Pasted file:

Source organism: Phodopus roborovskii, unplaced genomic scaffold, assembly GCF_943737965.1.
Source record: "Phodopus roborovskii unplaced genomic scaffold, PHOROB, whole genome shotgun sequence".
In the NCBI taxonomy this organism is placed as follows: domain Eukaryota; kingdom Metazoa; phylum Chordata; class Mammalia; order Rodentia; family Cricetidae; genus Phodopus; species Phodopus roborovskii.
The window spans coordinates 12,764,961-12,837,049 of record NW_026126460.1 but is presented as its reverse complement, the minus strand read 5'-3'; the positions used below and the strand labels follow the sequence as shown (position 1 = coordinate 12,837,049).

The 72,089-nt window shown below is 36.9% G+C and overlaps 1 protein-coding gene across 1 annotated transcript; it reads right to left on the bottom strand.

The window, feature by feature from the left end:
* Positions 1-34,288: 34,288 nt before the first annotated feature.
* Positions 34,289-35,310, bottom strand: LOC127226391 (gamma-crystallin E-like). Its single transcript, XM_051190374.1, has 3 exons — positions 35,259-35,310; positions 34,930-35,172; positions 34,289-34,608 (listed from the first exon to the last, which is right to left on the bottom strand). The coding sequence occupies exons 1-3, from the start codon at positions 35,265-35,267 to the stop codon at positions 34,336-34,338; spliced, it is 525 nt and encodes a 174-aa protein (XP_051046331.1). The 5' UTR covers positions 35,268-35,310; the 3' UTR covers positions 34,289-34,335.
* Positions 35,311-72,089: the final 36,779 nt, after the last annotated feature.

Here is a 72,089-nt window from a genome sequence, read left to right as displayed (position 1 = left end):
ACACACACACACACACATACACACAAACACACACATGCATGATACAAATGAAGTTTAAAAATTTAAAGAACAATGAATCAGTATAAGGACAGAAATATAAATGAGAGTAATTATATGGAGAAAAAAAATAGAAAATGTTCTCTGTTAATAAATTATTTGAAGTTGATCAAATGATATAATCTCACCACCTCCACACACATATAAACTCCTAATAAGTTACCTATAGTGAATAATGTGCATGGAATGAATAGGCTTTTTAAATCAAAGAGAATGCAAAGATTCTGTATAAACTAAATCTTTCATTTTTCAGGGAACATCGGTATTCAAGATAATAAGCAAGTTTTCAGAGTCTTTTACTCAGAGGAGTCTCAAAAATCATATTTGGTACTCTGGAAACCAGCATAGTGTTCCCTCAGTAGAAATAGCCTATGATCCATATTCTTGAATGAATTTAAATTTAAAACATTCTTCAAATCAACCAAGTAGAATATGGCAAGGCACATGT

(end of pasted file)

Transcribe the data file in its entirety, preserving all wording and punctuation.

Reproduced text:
Source organism: Phodopus roborovskii, unplaced genomic scaffold, assembly GCF_943737965.1.
Source record: "Phodopus roborovskii unplaced genomic scaffold, PHOROB, whole genome shotgun sequence".
In the NCBI taxonomy this organism is placed as follows: domain Eukaryota; kingdom Metazoa; phylum Chordata; class Mammalia; order Rodentia; family Cricetidae; genus Phodopus; species Phodopus roborovskii.
The window spans coordinates 12,764,961-12,837,049 of record NW_026126460.1 but is presented as its reverse complement, the minus strand read 5'-3'; the positions used below and the strand labels follow the sequence as shown (position 1 = coordinate 12,837,049).

The 72,089-nt window shown below is 36.9% G+C and overlaps 1 protein-coding gene across 1 annotated transcript; it reads right to left on the bottom strand.

The window, feature by feature from the left end:
* Positions 1-34,288: 34,288 nt before the first annotated feature.
* Positions 34,289-35,310, bottom strand: LOC127226391 (gamma-crystallin E-like). Its single transcript, XM_051190374.1, has 3 exons — positions 35,259-35,310; positions 34,930-35,172; positions 34,289-34,608 (listed from the first exon to the last, which is right to left on the bottom strand). The coding sequence occupies exons 1-3, from the start codon at positions 35,265-35,267 to the stop codon at positions 34,336-34,338; spliced, it is 525 nt and encodes a 174-aa protein (XP_051046331.1). The 5' UTR covers positions 35,268-35,310; the 3' UTR covers positions 34,289-34,335.
* Positions 35,311-72,089: the final 36,779 nt, after the last annotated feature.

Here is a 72,089-nt window from a genome sequence, read left to right as displayed (position 1 = left end):
ACACACACACACACACATACACACAAACACACACATGCATGATACAAATGAAGTTTAAAAATTTAAAGAACAATGAATCAGTATAAGGACAGAAATATAAATGAGAGTAATTATATGGAGAAAAAAAATAGAAAATGTTCTCTGTTAATAAATTATTTGAAGTTGATCAAATGATATAATCTCACCACCTCCACACACATATAAACTCCTAATAAGTTACCTATAGTGAATAATGTGCATGGAATGAATAGGCTTTTTAAATCAAAGAGAATGCAAAGATTCTGTATAAACTAAATCTTTCATTTTTCAGGGAACATCGGTATTCAAGATAATAAGCAAGTTTTCAGAGTCTTTTACTCAGAGGAGTCTCAAAAATCATATTTGGTACTCTGGAAACCAGCATAGTGTTCCCTCAGTAGAAATAGCCTATGATCCATATTCTTGAATGAATTTAAATTTAAAACATTCTTCAAATCAACCAAGTAGAATATGGCAAGGCACATGT